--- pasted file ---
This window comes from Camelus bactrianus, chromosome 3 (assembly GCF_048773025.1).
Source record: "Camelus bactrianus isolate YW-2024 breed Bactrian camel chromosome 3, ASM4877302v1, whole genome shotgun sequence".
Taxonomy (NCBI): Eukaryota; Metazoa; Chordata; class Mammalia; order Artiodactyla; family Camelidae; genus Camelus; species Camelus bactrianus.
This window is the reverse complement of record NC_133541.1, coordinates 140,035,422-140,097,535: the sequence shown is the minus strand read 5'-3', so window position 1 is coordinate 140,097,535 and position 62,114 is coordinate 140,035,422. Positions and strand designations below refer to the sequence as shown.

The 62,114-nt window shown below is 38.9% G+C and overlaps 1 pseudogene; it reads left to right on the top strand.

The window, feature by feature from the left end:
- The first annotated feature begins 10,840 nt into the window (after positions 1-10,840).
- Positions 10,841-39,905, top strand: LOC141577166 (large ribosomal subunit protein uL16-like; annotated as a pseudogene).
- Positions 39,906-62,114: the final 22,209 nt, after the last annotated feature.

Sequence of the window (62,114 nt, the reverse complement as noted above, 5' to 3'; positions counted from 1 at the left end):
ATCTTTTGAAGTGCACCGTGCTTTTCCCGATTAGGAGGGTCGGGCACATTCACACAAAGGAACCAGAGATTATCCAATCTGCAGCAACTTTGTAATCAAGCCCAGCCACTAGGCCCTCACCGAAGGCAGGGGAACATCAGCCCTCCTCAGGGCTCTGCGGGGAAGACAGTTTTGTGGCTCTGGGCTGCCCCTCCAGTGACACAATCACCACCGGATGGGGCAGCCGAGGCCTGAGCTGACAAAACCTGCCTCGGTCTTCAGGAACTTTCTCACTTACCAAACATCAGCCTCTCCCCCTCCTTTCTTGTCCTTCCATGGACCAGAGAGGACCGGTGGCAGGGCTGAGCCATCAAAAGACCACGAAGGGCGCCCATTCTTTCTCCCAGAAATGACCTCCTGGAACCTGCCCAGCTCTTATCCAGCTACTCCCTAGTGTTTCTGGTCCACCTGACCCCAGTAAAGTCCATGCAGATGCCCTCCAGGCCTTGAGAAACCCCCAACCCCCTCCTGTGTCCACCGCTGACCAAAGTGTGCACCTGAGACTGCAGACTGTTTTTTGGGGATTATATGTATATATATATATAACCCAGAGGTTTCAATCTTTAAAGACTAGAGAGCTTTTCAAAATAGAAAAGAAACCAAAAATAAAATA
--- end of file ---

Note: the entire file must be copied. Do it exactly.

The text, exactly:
This window comes from Camelus bactrianus, chromosome 3 (assembly GCF_048773025.1).
Source record: "Camelus bactrianus isolate YW-2024 breed Bactrian camel chromosome 3, ASM4877302v1, whole genome shotgun sequence".
Taxonomy (NCBI): Eukaryota; Metazoa; Chordata; class Mammalia; order Artiodactyla; family Camelidae; genus Camelus; species Camelus bactrianus.
This window is the reverse complement of record NC_133541.1, coordinates 140,035,422-140,097,535: the sequence shown is the minus strand read 5'-3', so window position 1 is coordinate 140,097,535 and position 62,114 is coordinate 140,035,422. Positions and strand designations below refer to the sequence as shown.

The 62,114-nt window shown below is 38.9% G+C and overlaps 1 pseudogene; it reads left to right on the top strand.

The window, feature by feature from the left end:
- The first annotated feature begins 10,840 nt into the window (after positions 1-10,840).
- Positions 10,841-39,905, top strand: LOC141577166 (large ribosomal subunit protein uL16-like; annotated as a pseudogene).
- Positions 39,906-62,114: the final 22,209 nt, after the last annotated feature.

Sequence of the window (62,114 nt, the reverse complement as noted above, 5' to 3'; positions counted from 1 at the left end):
ATCTTTTGAAGTGCACCGTGCTTTTCCCGATTAGGAGGGTCGGGCACATTCACACAAAGGAACCAGAGATTATCCAATCTGCAGCAACTTTGTAATCAAGCCCAGCCACTAGGCCCTCACCGAAGGCAGGGGAACATCAGCCCTCCTCAGGGCTCTGCGGGGAAGACAGTTTTGTGGCTCTGGGCTGCCCCTCCAGTGACACAATCACCACCGGATGGGGCAGCCGAGGCCTGAGCTGACAAAACCTGCCTCGGTCTTCAGGAACTTTCTCACTTACCAAACATCAGCCTCTCCCCCTCCTTTCTTGTCCTTCCATGGACCAGAGAGGACCGGTGGCAGGGCTGAGCCATCAAAAGACCACGAAGGGCGCCCATTCTTTCTCCCAGAAATGACCTCCTGGAACCTGCCCAGCTCTTATCCAGCTACTCCCTAGTGTTTCTGGTCCACCTGACCCCAGTAAAGTCCATGCAGATGCCCTCCAGGCCTTGAGAAACCCCCAACCCCCTCCTGTGTCCACCGCTGACCAAAGTGTGCACCTGAGACTGCAGACTGTTTTTTGGGGATTATATGTATATATATATATAACCCAGAGGTTTCAATCTTTAAAGACTAGAGAGCTTTTCAAAATAGAAAAGAAACCAAAAATAAAATA